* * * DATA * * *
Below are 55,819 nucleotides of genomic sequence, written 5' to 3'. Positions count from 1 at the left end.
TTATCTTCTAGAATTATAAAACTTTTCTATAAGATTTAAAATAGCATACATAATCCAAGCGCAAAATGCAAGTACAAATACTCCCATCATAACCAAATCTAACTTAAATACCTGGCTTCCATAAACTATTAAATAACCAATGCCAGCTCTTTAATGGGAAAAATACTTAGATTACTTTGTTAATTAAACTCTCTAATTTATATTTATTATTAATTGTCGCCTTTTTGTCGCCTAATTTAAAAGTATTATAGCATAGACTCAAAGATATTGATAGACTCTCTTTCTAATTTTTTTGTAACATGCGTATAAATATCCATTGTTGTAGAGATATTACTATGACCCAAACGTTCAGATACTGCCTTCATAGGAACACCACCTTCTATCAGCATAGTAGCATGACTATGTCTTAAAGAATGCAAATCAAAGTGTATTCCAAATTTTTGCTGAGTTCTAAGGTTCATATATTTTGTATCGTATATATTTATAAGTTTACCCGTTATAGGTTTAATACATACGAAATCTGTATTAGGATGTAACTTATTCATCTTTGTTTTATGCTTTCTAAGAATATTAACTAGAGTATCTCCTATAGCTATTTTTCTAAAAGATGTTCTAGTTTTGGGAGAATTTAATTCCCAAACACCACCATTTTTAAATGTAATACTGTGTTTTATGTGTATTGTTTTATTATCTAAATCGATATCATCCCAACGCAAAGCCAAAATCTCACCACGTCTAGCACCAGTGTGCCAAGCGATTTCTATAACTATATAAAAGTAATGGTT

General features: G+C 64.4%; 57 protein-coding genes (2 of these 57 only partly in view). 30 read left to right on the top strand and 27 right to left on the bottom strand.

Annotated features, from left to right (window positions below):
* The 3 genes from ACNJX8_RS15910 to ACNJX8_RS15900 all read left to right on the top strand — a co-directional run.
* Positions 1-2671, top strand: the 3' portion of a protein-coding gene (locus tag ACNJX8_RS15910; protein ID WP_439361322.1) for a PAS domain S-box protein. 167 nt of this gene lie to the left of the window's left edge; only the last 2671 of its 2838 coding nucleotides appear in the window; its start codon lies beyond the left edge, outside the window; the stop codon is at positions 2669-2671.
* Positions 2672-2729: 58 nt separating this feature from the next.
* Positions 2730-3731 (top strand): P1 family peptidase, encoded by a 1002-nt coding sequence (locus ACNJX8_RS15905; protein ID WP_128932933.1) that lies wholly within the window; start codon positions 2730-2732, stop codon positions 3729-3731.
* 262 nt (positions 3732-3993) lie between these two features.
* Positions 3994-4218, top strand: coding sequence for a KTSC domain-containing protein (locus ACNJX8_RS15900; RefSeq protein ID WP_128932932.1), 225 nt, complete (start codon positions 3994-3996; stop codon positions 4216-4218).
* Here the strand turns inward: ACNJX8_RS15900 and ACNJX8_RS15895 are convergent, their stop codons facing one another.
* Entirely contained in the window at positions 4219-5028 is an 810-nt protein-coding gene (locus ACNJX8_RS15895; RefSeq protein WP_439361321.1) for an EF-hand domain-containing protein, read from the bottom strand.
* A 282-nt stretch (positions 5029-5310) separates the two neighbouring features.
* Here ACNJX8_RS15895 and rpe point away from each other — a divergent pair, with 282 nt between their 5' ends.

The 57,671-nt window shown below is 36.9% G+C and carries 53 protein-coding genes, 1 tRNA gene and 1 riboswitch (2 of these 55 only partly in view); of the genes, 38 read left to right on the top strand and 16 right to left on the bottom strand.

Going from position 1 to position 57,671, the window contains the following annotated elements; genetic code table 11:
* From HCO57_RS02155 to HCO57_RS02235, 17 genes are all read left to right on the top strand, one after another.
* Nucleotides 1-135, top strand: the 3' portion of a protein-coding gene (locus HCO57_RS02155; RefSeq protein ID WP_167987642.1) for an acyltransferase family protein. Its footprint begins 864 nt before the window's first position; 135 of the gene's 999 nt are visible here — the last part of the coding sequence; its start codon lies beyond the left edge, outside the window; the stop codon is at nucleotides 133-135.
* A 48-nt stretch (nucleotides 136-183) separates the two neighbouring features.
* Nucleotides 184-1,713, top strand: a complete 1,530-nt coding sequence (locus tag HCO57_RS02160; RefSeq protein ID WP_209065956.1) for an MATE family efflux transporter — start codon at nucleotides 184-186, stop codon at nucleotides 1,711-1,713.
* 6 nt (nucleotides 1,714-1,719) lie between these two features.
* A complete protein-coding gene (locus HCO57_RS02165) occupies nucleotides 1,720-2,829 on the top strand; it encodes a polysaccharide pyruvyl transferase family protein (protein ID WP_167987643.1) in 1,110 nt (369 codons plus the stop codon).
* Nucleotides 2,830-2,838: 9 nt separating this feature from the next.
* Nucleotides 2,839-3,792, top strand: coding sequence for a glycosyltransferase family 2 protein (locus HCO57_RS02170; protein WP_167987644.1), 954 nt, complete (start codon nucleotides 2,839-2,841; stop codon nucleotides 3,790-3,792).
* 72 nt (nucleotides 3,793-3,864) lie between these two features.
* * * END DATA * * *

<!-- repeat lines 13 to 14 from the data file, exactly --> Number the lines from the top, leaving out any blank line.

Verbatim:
* A 282-nt stretch (positions 5029-5310) separates the two neighbouring features.
* Here ACNJX8_RS15895 and rpe point away from each other — a divergent pair, with 282 nt between their 5' ends.